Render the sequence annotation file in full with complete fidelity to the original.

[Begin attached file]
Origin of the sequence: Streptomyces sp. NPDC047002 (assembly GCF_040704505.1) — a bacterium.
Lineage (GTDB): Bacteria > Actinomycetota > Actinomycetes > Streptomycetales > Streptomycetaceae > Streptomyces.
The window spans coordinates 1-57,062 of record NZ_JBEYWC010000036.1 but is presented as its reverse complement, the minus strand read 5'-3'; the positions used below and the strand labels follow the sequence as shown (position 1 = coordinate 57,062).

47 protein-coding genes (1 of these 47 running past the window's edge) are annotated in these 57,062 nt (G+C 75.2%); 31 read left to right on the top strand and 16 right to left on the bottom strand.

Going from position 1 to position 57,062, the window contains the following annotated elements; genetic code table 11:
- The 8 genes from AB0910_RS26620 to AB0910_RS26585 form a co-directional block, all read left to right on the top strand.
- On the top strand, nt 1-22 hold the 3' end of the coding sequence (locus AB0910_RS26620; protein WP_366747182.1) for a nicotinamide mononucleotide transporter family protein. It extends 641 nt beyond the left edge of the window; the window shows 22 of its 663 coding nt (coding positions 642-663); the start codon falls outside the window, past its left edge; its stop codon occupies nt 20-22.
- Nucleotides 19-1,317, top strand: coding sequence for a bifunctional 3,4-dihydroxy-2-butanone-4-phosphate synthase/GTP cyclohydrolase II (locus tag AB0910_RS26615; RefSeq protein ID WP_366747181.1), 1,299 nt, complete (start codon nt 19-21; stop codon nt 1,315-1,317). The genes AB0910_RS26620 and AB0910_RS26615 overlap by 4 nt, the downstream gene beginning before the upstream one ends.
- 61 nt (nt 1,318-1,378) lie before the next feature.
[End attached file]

Origin of the sequence: Streptomyces sp. NPDC047002 (assembly GCF_040704505.1) — a bacterium.
Lineage (GTDB): Bacteria > Actinomycetota > Actinomycetes > Streptomycetales > Streptomycetaceae > Streptomyces.
The window spans coordinates 1-57,062 of record NZ_JBEYWC010000036.1 but is presented as its reverse complement, the minus strand read 5'-3'; the positions used below and the strand labels follow the sequence as shown (position 1 = coordinate 57,062).

47 protein-coding genes (1 of these 47 running past the window's edge) are annotated in these 57,062 nt (G+C 75.2%); 31 read left to right on the top strand and 16 right to left on the bottom strand.

Going from position 1 to position 57,062, the window contains the following annotated elements; genetic code table 11:
- The 8 genes from AB0910_RS26620 to AB0910_RS26585 form a co-directional block, all read left to right on the top strand.
- On the top strand, nt 1-22 hold the 3' end of the coding sequence (locus AB0910_RS26620; protein WP_366747182.1) for a nicotinamide mononucleotide transporter family protein. It extends 641 nt beyond the left edge of the window; the window shows 22 of its 663 coding nt (coding positions 642-663); the start codon falls outside the window, past its left edge; its stop codon occupies nt 20-22.
- Nucleotides 19-1,317, top strand: coding sequence for a bifunctional 3,4-dihydroxy-2-butanone-4-phosphate synthase/GTP cyclohydrolase II (locus tag AB0910_RS26615; RefSeq protein ID WP_366747181.1), 1,299 nt, complete (start codon nt 19-21; stop codon nt 1,315-1,317). The genes AB0910_RS26620 and AB0910_RS26615 overlap by 4 nt, the downstream gene beginning before the upstream one ends.
- 61 nt (nt 1,318-1,378) lie before the next feature.